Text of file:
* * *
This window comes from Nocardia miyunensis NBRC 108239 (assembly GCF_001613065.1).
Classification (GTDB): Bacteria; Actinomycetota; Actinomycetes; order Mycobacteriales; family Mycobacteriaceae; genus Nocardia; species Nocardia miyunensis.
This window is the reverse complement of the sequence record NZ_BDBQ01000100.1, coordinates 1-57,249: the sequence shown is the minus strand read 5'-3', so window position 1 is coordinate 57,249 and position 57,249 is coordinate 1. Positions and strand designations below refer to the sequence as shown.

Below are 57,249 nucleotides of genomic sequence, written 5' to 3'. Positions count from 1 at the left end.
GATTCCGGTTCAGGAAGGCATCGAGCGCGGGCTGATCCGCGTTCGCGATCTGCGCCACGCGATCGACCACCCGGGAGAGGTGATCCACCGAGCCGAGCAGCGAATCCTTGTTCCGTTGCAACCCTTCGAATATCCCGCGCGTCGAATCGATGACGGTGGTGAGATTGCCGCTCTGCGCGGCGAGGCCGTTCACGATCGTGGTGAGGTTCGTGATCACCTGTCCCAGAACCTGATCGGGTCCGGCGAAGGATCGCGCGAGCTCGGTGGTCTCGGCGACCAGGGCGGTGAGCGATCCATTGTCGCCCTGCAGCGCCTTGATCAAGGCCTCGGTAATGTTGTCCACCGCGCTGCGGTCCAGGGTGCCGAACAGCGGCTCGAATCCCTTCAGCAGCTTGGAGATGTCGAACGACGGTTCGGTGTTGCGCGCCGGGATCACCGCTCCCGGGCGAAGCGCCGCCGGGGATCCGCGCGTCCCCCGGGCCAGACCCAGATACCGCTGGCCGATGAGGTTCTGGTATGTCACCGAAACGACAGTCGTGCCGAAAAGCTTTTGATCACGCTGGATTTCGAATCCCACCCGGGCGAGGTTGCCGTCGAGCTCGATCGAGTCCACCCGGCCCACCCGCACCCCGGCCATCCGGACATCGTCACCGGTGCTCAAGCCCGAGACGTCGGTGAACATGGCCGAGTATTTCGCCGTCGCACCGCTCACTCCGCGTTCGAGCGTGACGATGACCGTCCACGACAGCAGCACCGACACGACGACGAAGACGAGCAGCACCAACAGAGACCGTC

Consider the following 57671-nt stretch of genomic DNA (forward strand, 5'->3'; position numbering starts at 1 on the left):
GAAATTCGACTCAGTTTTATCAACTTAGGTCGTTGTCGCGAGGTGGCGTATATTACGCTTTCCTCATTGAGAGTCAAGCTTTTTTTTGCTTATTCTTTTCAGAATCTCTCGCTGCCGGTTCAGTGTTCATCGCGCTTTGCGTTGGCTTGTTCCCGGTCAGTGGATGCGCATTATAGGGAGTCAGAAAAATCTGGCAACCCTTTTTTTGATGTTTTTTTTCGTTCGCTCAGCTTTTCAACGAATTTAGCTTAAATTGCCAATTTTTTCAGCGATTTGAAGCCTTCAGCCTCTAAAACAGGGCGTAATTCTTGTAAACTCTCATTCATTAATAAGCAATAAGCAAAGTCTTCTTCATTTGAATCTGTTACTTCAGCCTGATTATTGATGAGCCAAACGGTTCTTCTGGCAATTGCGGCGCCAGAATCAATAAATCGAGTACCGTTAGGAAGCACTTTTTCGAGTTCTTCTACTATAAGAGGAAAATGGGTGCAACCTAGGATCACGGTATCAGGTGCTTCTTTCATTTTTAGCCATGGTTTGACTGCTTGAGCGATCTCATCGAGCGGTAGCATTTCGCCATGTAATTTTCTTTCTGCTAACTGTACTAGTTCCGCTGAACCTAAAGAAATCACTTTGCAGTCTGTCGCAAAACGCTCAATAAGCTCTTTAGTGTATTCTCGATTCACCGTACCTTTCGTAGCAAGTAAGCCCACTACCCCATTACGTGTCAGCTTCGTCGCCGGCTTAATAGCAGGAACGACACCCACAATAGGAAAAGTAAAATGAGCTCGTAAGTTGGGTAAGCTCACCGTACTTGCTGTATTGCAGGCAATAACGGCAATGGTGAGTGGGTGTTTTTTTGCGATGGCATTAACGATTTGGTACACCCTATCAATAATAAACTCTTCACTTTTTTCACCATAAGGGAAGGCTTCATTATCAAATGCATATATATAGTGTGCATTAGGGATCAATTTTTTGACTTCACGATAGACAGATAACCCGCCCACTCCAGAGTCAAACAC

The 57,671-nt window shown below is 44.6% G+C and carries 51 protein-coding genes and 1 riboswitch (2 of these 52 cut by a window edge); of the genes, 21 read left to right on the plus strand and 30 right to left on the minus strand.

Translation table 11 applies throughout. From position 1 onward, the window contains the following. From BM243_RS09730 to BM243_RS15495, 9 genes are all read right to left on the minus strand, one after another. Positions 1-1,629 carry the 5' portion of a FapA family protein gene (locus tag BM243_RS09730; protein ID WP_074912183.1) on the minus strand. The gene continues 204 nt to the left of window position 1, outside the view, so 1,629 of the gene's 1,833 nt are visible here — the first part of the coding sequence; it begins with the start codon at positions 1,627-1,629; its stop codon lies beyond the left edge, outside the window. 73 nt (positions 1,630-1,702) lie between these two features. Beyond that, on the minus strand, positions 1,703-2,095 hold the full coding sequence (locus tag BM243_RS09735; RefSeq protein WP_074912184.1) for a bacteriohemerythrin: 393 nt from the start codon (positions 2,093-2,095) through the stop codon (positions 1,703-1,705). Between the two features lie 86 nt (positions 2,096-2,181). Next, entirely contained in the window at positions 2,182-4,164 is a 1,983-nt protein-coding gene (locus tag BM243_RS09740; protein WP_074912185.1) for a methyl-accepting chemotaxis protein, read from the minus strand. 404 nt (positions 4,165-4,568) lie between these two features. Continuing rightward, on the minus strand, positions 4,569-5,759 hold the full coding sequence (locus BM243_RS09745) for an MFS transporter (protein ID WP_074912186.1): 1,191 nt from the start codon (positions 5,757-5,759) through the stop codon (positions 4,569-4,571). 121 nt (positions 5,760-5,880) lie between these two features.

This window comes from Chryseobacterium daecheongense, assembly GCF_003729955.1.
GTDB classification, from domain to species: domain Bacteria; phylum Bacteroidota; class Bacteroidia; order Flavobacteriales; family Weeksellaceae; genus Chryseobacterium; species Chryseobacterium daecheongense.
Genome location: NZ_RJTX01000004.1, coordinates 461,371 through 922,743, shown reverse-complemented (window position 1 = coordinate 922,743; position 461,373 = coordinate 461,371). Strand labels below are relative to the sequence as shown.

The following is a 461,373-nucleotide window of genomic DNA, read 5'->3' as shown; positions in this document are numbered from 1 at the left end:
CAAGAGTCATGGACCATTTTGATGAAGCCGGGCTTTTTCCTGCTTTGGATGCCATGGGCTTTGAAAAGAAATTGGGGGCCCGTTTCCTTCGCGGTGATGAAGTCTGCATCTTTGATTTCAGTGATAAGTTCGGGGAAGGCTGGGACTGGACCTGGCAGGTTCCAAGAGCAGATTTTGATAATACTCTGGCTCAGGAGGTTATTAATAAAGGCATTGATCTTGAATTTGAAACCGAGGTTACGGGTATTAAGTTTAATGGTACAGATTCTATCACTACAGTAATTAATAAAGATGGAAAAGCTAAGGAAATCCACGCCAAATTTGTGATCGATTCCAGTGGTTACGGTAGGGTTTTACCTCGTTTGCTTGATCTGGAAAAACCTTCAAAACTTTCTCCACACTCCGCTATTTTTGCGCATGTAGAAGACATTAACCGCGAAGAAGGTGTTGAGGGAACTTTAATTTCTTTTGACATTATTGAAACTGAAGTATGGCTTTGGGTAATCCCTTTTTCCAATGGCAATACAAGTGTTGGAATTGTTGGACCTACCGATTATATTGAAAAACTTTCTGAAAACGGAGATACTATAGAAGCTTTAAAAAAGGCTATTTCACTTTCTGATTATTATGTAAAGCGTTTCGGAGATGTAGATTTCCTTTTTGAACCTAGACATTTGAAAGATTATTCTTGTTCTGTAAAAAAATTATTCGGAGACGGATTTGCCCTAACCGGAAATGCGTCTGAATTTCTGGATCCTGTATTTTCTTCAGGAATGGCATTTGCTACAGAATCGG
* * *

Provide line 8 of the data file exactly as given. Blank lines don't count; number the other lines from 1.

The 57,671-nt window shown below is 44.6% G+C and carries 51 protein-coding genes and 1 riboswitch (2 of these 52 cut by a window edge); of the genes, 21 read left to right on the plus strand and 30 right to left on the minus strand.